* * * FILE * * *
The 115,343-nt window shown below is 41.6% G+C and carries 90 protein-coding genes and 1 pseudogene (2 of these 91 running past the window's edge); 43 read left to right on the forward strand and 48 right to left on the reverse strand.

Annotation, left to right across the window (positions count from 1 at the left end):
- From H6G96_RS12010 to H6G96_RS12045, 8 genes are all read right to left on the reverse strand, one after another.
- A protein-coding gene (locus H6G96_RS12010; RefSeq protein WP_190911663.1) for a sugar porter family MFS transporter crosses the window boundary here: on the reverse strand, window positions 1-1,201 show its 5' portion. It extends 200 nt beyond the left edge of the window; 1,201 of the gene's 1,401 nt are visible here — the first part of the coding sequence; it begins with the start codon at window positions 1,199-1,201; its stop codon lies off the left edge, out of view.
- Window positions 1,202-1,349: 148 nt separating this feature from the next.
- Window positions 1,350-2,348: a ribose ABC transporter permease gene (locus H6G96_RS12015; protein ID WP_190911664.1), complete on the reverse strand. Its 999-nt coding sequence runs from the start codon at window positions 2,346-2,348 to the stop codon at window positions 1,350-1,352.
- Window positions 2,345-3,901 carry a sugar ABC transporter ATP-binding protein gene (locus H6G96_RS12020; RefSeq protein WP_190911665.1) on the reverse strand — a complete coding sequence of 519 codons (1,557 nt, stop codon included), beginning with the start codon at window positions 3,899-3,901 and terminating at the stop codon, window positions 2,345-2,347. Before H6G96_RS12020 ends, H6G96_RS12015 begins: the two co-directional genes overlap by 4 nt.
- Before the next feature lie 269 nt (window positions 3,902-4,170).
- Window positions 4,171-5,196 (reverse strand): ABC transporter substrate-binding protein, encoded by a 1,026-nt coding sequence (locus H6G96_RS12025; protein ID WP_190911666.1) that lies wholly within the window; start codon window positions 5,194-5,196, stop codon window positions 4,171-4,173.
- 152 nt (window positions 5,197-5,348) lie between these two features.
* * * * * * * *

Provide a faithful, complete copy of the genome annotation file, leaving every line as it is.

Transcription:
The 115,343-nt window shown below is 41.6% G+C and carries 90 protein-coding genes and 1 pseudogene (2 of these 91 running past the window's edge); 43 read left to right on the forward strand and 48 right to left on the reverse strand.

Annotation, left to right across the window (positions count from 1 at the left end):
- From H6G96_RS12010 to H6G96_RS12045, 8 genes are all read right to left on the reverse strand, one after another.
- A protein-coding gene (locus H6G96_RS12010; RefSeq protein WP_190911663.1) for a sugar porter family MFS transporter crosses the window boundary here: on the reverse strand, window positions 1-1,201 show its 5' portion. It extends 200 nt beyond the left edge of the window; 1,201 of the gene's 1,401 nt are visible here — the first part of the coding sequence; it begins with the start codon at window positions 1,199-1,201; its stop codon lies off the left edge, out of view.
- Window positions 1,202-1,349: 148 nt separating this feature from the next.
- Window positions 1,350-2,348: a ribose ABC transporter permease gene (locus H6G96_RS12015; protein ID WP_190911664.1), complete on the reverse strand. Its 999-nt coding sequence runs from the start codon at window positions 2,346-2,348 to the stop codon at window positions 1,350-1,352.
- Window positions 2,345-3,901 carry a sugar ABC transporter ATP-binding protein gene (locus H6G96_RS12020; RefSeq protein WP_190911665.1) on the reverse strand — a complete coding sequence of 519 codons (1,557 nt, stop codon included), beginning with the start codon at window positions 3,899-3,901 and terminating at the stop codon, window positions 2,345-2,347. Before H6G96_RS12020 ends, H6G96_RS12015 begins: the two co-directional genes overlap by 4 nt.
- Before the next feature lie 269 nt (window positions 3,902-4,170).
- Window positions 4,171-5,196 (reverse strand): ABC transporter substrate-binding protein, encoded by a 1,026-nt coding sequence (locus H6G96_RS12025; protein ID WP_190911666.1) that lies wholly within the window; start codon window positions 5,194-5,196, stop codon window positions 4,171-4,173.
- 152 nt (window positions 5,197-5,348) lie between these two features.